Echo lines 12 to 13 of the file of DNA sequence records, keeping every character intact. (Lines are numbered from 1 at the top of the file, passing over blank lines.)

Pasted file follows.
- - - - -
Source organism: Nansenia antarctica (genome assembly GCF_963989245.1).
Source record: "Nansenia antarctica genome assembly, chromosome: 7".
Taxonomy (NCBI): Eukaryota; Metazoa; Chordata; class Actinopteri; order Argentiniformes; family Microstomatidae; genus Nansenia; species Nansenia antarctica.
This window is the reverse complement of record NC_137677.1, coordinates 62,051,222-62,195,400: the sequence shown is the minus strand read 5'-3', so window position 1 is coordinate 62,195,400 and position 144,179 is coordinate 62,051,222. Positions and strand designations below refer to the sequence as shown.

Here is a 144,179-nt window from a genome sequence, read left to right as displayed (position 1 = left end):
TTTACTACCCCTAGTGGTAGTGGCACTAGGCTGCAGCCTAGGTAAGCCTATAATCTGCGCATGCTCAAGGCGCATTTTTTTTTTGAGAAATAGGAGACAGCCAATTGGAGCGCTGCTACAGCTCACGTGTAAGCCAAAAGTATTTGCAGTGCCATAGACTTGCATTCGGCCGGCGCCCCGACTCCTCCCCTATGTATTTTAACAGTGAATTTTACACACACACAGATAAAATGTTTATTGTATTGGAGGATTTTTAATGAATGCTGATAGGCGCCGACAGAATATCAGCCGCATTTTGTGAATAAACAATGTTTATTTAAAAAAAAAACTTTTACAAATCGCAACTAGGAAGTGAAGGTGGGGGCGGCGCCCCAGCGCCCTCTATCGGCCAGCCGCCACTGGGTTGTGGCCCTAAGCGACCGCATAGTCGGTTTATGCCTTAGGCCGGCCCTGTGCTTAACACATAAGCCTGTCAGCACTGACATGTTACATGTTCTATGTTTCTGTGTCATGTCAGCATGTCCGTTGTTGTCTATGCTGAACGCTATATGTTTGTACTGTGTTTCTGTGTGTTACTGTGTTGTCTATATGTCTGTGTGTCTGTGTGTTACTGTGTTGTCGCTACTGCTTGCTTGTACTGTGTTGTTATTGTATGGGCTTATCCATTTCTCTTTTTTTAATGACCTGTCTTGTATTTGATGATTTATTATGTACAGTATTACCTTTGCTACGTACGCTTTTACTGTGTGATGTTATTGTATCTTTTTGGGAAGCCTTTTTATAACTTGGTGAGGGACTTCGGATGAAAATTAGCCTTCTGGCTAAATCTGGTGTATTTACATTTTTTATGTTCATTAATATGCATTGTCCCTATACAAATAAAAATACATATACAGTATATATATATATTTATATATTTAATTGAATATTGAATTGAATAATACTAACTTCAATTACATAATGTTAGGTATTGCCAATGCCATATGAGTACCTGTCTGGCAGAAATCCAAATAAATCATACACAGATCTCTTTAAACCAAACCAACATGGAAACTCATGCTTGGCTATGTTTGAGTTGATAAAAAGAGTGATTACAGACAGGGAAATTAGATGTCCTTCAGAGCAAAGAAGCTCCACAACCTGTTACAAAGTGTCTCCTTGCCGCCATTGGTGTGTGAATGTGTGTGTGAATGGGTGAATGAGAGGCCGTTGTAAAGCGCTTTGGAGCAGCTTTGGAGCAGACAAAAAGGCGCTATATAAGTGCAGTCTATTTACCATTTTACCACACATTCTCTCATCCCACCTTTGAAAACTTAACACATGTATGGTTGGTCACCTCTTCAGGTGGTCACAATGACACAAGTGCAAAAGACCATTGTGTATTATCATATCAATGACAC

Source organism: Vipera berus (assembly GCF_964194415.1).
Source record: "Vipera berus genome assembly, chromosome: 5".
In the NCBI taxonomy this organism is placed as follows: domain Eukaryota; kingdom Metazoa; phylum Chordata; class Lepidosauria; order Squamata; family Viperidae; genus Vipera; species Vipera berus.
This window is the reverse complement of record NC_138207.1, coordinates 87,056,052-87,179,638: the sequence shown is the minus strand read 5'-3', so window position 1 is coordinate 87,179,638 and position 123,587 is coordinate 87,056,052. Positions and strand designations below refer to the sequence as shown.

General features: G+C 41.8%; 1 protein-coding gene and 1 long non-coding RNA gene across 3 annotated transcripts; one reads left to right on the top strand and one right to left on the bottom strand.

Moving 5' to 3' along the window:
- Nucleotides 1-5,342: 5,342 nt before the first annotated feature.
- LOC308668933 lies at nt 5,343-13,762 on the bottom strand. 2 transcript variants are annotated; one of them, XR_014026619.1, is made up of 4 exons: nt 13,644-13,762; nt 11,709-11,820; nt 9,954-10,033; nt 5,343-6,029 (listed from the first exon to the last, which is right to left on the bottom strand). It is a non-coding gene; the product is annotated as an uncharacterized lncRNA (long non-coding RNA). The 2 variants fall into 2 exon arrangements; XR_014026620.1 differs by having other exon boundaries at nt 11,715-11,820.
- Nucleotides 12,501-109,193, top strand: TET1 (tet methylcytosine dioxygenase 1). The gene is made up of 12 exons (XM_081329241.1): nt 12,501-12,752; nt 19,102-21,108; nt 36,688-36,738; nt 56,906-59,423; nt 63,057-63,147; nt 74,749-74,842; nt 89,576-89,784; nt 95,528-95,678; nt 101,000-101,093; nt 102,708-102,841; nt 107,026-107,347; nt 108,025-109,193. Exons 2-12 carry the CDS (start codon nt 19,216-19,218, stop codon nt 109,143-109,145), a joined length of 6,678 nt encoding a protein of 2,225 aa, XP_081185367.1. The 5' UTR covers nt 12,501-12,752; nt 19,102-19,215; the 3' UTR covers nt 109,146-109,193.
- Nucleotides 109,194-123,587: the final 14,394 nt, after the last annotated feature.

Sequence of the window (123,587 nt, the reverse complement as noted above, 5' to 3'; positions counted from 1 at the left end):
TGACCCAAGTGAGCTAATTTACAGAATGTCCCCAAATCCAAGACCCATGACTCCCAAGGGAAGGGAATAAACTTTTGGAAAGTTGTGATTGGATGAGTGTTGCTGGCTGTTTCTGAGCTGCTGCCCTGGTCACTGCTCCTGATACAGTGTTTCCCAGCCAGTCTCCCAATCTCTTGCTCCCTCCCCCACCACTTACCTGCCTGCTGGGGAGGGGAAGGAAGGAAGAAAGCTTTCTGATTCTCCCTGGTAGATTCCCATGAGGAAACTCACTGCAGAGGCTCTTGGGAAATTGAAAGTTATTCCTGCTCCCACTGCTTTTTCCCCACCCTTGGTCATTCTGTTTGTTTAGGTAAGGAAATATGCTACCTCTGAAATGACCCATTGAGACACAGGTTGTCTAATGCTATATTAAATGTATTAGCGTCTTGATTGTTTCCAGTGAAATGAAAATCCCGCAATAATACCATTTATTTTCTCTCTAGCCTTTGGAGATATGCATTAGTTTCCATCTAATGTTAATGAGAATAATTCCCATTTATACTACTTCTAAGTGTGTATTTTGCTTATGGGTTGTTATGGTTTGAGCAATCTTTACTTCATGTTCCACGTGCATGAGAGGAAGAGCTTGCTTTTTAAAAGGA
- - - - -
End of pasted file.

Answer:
Moving 5' to 3' along the window:
- Nucleotides 1-5,342: 5,342 nt before the first annotated feature.